August Recipes of the Month: Healthy Snack Ideas

August 23, 2016

Honey Mustard Snack Mix

Makes: 15 servings

Serving size: ½ cup

Ingredients

1-1/2 cups crispy corn and rice cereal

1 cup bite-size shredded wheat biscuits

¾ cup unblanched whole almonds

¼ cup peanuts

2 tablespoons butter

3 tablespoons honey mustard

1 teaspoon Worcestershire sauce

¼ teaspoon garlic powder

1/8 teaspoon cayenne pepper

4 cups plain popped popcorn

 

Directions

  1. Preheat oven to 300 degrees. Line a 13x9x2 inch pan with foil, extending the foil over edges of pan. In the prepared pan toss together crispy cereal, wheat biscuits, almonds, and peanuts; set aside.
  2. In a small saucepan heat butter over medium heat until melted. Remove from heat.   Stir in mustard, Worcestershire sauce, garlic powder, and cayenne pepper. Drizzle mustard mixture over cereal mixture; toss gently to coat.
  3. Bake for 20 minutes, stirring gently after 10 minutes. Stir in popcorn. Using the edges of the foil, lift popcorn mixture out of pan; cool. Store in an airtight container at room temperature for up to 3 days. Makes 15 (1/2 cup) servings.

Nutrition Facts Per Serving: 113 calories, 8 g total fat (2 g sat fat), 4 mg cholesterol, 87 mg sodium, 9 g carb (2 g fiber, 1 g sugar), 3 g pro.

 

Sweet Party Mix

Makes:   36 servings

Serving size: 1/3 cup

Ingredients

Nonstick cooking spray

4 cups bite-size corn square cereal

3 cups bite-size rice square cereal

2 cups pretzel knots

2/3 cup sliced almonds

½ cup packed brown sugar

¼ cup butter

2 tablespoons light-colored corn syrup

1/8 teaspoon baking soda

¾ cup dried cranberries, blueberries, or cherries

 

Directions

  1. Lightly coat a large piece of foil with cooking spray; set aside. In a large roasting pan toss together corn cereal, rice cereal, pretzels, and almonds; set aside.
  2. In a medium saucepan combine brown sugar, butter, and corn syrup. Cook and stir over medium heat until mixture just begins to bubble. Continue cooking at a moderate, steady rate, without stirring, for 5 minutes more. Remove saucepan from heat; stir in baking soda. Pour over cereal mixture; stir gently to coat.
  3. Bake in a 300 degree oven for 15 minutes; stir cereal mixture and bake 5 minutes more. Remove from oven; stir in dried fruit. Spread on prepared foil to cool. Store in an airtight container. Makes 36 (1/3-cup) servings.

Nutrition Facts Per Serving: 31 calories, 50 mg sodium, 6 g carb (1g fiber), 1 g pro, estimated 3 g total fat.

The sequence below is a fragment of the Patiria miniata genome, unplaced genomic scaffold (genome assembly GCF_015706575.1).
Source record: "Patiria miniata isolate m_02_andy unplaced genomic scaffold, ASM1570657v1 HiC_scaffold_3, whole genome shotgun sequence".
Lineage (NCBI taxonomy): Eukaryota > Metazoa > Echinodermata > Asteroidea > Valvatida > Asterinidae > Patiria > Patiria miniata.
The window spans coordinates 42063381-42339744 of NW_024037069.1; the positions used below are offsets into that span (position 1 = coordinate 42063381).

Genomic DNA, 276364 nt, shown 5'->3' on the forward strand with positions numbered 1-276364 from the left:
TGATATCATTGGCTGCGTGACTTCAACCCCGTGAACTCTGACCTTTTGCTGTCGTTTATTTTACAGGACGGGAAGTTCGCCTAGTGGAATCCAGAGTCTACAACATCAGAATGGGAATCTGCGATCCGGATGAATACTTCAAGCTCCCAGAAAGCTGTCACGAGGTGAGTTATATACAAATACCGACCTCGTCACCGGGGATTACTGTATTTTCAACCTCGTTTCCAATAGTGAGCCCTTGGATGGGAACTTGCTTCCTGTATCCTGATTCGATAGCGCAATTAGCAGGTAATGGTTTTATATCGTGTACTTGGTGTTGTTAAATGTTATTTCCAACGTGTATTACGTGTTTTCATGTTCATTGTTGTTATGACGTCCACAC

Source: diabeticlivingonline.com

Blood Sugar Swings

August 9, 2016

Do you ever experience blood sugar swings? A recent article in Diabetic Living discussed 10 reasons for blood sugar swings.

  1. Improper Control: Routinely checking your blood sugar levels, taking medications correctly, and meeting healthy lifestyle recommendations all play a role in helping to control your blood sugars.
  2. Sugary Drinks: Sugars hidden in specialty drinks, like special coffee drinks or mixed drinks can pack in carbs and cause blood sugar spikes. Know the ingredients and limit added sugars.
  3. Medication Mistakes: Taking the wrong dose of medication can cause a swing in blood sugar. Prevent incorrect dosing by using a pill box and by asking questions at your doctor’s office and at the pharmacy.
  4. Illness: Coming down with a bug can mean spikes in sugar levels. When you are sick – anything from the flu to food poisoning, your liver releases extra sugar. Stay hydrated. Check blood glucose more often.
  5. Inaccurate Counting: Letting those portion sizes get away from you can lead to miscalculating the number of carbohydrates you are actually eating. Use measuring cups and spoons.
  6. Stress! Stress comes in all forms – physical, mental, and emotional. Sudden bouts of stress can cause blood sugar to spike or drop! Practice relaxation exercises.rollecoaster
  7. Irregular Carbohydrate Intake: Consistent carbohydrate intake is the key. Spread your in-take out throughout the day to help ensure sugar levels remain steady.
  8. Your Period: Your blood sugar readings may swing around your period. Changing hormones in your body around that time of the month can raise your blood sugar.
  9. Pushing too Hard too Fast: High intensity workouts that push the body out of its comfort level can cause low and high blood sugars. Increase the length and intensity of your exercise in increments!
  10. Dehydration! If you don’t have enough water in your system, sugar concentrates in your bloodstream. Drink plenty of water throughout the day. Your urine should be close to clear if you are drinking enough.

 

Source: Diabetic Living; Precision Nutrition

August Diabetes Support Group Meeting

August 4, 2016

The TalkDiabetes Support Program

and the Diabetes Education Program at St. Anthony’s present:

 

Diabetes “Trivia”

Join us for an evening of fun while you test your knowledge and learn a little too!  We will have three “rounds” each with five questions.   Helpful hints about party snacking will be presented too.

 

6:30 p.m. Thursday, August 18, 2016

Hyland Education Great Room

10020 Kennerly Road

St. Louis, MO 63128

Meetings are FREE to the public.

All are welcome!

 

To register, call 314-ANTHONY (268-4669)

or visit stanthonysmedcenter.com/diabetes.


Diabetes Friendly Summer Sandwich Ideas

July 19, 2016

Beat the heat with these summer sandwich ideas: